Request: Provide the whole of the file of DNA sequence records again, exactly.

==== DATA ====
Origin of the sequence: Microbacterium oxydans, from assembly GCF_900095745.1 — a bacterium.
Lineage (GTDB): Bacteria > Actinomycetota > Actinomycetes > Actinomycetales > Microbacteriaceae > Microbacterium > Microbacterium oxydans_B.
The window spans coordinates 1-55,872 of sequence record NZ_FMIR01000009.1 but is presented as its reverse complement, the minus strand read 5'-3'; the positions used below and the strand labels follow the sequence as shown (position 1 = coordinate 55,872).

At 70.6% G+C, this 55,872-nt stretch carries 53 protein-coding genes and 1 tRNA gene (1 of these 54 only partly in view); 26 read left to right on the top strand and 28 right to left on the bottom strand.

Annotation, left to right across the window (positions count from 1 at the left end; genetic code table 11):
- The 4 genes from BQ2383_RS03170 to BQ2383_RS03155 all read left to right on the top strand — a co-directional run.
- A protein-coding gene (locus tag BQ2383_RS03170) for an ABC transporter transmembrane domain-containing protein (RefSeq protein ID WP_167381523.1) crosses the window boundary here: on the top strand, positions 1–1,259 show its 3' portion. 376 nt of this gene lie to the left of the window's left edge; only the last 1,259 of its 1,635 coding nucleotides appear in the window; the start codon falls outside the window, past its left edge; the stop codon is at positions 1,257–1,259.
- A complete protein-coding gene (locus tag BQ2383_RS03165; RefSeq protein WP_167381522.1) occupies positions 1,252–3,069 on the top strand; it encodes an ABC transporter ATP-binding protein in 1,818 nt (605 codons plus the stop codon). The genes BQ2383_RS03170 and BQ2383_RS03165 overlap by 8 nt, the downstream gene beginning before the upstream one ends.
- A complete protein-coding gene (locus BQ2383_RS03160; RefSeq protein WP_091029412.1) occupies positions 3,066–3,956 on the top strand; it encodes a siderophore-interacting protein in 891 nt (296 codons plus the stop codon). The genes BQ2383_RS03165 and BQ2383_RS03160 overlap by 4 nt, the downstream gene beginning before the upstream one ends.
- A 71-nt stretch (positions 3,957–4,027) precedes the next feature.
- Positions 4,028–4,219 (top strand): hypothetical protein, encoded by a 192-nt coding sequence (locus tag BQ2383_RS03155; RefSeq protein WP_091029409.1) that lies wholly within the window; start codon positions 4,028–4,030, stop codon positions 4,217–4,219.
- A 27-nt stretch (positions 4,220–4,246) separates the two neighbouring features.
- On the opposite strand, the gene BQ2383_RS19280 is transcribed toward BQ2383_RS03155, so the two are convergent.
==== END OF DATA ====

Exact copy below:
Origin of the sequence: Microbacterium oxydans, from assembly GCF_900095745.1 — a bacterium.
Lineage (GTDB): Bacteria > Actinomycetota > Actinomycetes > Actinomycetales > Microbacteriaceae > Microbacterium > Microbacterium oxydans_B.
The window spans coordinates 1-55,872 of sequence record NZ_FMIR01000009.1 but is presented as its reverse complement, the minus strand read 5'-3'; the positions used below and the strand labels follow the sequence as shown (position 1 = coordinate 55,872).

At 70.6% G+C, this 55,872-nt stretch carries 53 protein-coding genes and 1 tRNA gene (1 of these 54 only partly in view); 26 read left to right on the top strand and 28 right to left on the bottom strand.

Annotation, left to right across the window (positions count from 1 at the left end; genetic code table 11):
- The 4 genes from BQ2383_RS03170 to BQ2383_RS03155 all read left to right on the top strand — a co-directional run.
- A protein-coding gene (locus tag BQ2383_RS03170) for an ABC transporter transmembrane domain-containing protein (RefSeq protein ID WP_167381523.1) crosses the window boundary here: on the top strand, positions 1–1,259 show its 3' portion. 376 nt of this gene lie to the left of the window's left edge; only the last 1,259 of its 1,635 coding nucleotides appear in the window; the start codon falls outside the window, past its left edge; the stop codon is at positions 1,257–1,259.
- A complete protein-coding gene (locus tag BQ2383_RS03165; RefSeq protein WP_167381522.1) occupies positions 1,252–3,069 on the top strand; it encodes an ABC transporter ATP-binding protein in 1,818 nt (605 codons plus the stop codon). The genes BQ2383_RS03170 and BQ2383_RS03165 overlap by 8 nt, the downstream gene beginning before the upstream one ends.
- A complete protein-coding gene (locus BQ2383_RS03160; RefSeq protein WP_091029412.1) occupies positions 3,066–3,956 on the top strand; it encodes a siderophore-interacting protein in 891 nt (296 codons plus the stop codon). The genes BQ2383_RS03165 and BQ2383_RS03160 overlap by 4 nt, the downstream gene beginning before the upstream one ends.
- A 71-nt stretch (positions 3,957–4,027) precedes the next feature.
- Positions 4,028–4,219 (top strand): hypothetical protein, encoded by a 192-nt coding sequence (locus tag BQ2383_RS03155; RefSeq protein WP_091029409.1) that lies wholly within the window; start codon positions 4,028–4,030, stop codon positions 4,217–4,219.
- A 27-nt stretch (positions 4,220–4,246) separates the two neighbouring features.
- On the opposite strand, the gene BQ2383_RS19280 is transcribed toward BQ2383_RS03155, so the two are convergent.